Tim Steffen: Yeah. It depends on how far you want to go as an owner of these accounts. As the person who's going to be leaving the inheritance, how far do you want to go? Because what these new rules mean is basically that your beneficiaries are going to have to pay tax on those accounts sooner than they otherwise would have, no later than 10 years, where it used to be their entire lifetime. They're going to pay tax sooner. They're probably going to pay more tax, because the distributions are going to be larger. They can't take small amounts for the rest of their lifetime, they've got to take larger amounts. The impact is your beneficiaries are going to pay more tax, which means they walk away with less money overall.
What do you as an owner want to do about that? Some owners might say, "You know what? Tax laws are what they are. I'm leaving you this inheritance. You figure out the tax implications of that. I'm not going to bend over backwards to make a bunch of changes to my estate plan to accommodate tax laws that might change again in the future anyways." Some owners will just say, "That's for the beneficiaries. They're still getting a nice inheritance. If they pay a little extra tax, they'll worry about that." Other owners might go to the extreme and they say, "What can I do to possibly mitigate that tax cost and to reduce the impact of these new laws?"
Tim Steffen: A lot of things people have been trying to do. You hear people talking about maybe you do a Roth conversion, convert all those dollars out of the traditional IRA into a Roth. Mom and Dad pay all the tax on the account so that when the kids inherit it, they just get a tax-free asset. That can really pay off, especially when Mom and Dad are at a very low income tax bracket and the kids who inherit it are at a very high bracket. There's a real opportunity there. When the brackets are more equal, the Roth conversion may not be the best strategy, because you're really accelerating a tax liability then.
Other things people have talked about is maybe leaving the IRA to a charitable remainder trust, because that can allow for tax-deferred growth within the account and structure the distributions to the beneficiary a little differently. That can work as well, but you do give up a lot of control. The beneficiary doesn't get the IRA like they used to, they just get a piece of it. There is no silver bullet for solving this new issue beneficiaries have. There's things you can do to maybe lessen the impact, but you're not going to be able to just solve it and go back to the old ways.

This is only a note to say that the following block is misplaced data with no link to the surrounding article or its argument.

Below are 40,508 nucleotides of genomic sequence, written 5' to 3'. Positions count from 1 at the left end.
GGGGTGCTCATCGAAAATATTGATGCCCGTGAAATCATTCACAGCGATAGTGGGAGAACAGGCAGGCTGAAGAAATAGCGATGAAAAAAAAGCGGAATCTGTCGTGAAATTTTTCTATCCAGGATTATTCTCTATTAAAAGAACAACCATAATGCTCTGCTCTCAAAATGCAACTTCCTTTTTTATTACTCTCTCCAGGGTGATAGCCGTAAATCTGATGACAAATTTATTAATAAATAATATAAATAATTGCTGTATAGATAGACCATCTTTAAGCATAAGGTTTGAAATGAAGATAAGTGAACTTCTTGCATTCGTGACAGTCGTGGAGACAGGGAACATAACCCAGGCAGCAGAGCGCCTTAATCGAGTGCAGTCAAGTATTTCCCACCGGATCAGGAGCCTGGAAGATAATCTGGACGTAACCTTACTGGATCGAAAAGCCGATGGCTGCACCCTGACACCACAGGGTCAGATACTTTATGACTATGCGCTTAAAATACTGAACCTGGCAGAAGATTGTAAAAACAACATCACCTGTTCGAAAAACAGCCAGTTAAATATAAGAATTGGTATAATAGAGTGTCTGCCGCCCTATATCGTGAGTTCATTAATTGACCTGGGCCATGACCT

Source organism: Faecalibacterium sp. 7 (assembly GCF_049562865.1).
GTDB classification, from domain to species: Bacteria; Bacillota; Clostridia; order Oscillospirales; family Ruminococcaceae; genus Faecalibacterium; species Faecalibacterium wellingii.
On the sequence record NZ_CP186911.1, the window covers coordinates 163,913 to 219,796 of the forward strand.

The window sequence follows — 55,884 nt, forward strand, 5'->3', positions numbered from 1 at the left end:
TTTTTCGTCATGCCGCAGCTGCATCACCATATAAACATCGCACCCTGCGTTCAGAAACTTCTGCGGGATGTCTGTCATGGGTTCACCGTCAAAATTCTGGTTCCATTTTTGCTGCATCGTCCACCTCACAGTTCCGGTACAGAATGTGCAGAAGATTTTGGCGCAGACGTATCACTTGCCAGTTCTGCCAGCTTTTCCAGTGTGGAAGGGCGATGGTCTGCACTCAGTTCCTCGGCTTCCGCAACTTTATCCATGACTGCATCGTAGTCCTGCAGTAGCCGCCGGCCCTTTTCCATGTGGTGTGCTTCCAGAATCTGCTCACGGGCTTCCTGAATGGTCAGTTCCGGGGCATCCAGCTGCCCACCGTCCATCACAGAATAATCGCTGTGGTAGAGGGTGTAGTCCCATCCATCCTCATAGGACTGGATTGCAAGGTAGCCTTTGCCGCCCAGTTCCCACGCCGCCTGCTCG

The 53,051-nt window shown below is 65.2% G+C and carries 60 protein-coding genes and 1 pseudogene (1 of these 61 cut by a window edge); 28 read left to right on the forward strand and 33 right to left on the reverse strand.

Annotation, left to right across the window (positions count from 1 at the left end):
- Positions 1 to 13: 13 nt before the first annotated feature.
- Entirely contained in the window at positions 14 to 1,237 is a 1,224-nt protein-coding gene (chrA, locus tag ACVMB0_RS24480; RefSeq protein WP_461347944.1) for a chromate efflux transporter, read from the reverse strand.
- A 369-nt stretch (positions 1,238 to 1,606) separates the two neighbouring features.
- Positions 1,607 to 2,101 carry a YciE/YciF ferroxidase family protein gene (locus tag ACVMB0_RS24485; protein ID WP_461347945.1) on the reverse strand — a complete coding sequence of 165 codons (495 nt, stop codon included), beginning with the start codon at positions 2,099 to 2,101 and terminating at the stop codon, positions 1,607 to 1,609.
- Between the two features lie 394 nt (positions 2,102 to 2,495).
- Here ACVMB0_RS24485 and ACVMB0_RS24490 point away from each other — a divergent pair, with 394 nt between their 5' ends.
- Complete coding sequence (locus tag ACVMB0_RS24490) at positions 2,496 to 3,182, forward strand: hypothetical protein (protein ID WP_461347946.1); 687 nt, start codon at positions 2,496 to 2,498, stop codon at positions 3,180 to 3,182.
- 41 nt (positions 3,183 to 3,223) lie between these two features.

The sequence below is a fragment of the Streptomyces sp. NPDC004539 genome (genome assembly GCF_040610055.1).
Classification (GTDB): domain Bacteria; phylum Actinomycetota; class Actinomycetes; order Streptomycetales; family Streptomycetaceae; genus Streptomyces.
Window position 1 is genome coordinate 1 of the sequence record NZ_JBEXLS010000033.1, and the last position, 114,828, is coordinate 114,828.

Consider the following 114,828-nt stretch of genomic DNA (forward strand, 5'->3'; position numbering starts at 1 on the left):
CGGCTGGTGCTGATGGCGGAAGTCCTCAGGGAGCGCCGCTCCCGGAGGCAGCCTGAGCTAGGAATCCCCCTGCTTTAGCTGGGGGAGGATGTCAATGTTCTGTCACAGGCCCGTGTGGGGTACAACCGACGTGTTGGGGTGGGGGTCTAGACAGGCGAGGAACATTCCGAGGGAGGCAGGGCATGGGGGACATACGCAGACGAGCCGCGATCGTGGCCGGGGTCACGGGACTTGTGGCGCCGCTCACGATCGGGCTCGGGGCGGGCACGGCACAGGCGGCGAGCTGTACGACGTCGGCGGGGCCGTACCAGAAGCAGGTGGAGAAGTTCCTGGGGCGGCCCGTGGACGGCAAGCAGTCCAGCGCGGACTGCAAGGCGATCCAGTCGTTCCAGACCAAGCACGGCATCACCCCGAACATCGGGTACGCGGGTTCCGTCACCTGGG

Sandy Block: Right. One other thing I've heard people consider is leaving more in the IRAs to the spouse and leaving the taxable accounts to the kids, since the spouse still has a lot more flexibility in what they can do with the IRA.
Tim Steffen: For sure, yeah. The surviving spouse always has the most flexibility. They can inherit the account and roll it into their name and treat it as if it had always been theirs. Yes, when you're married, you've got more flexibility. It's the surviving spouse, that single person. That's where the tax issues come into play.
Sandy Block: Right, and that's where things get complicated. My experience writing this story is that inheriting as a spouse is a lot less complicated than inheriting as a child, because as an adult child, in addition to this issue, you have to sell the house. You usually have to get rid of everything. It's just a lot harder after the second spouse dies to manage the estate.
Tim Steffen: Very true.
Sandy Block: This is one of the things that they have to deal with.
Tim Steffen: The one solution I've found that I think works well for a lot of people in that case, if you really want to try and replace those taxes that are being lost under these new rules, life insurance.
Sandy Block: Oh, yeah.
Tim Steffen: It's not the same as an IRA. In some respects it's better, because it's tax-free. Now, not everybody can get life insurance, but that's a solution I think can work in a lot of those cases and mitigate this extra tax cost.
David Muhlbaum: Can you explain a little bit more of the tax parameters of life insurance there?
Tim Steffen: Sure.
David Muhlbaum: Because frankly, I don't know.
Tim Steffen: A death benefit ... so we're talking strictly death benefit, not taking loans out of a policy ... Mom or dad purchases a life insurance policy. One of them passes away, the beneficiaries are the kids. The kids inherit those dollars income tax-free. That's not considered income to the recipient. It goes back to the question we talked about at the very beginning, where that's an inheritance but it's not taxable income to you. It's just a tax-free inheritance.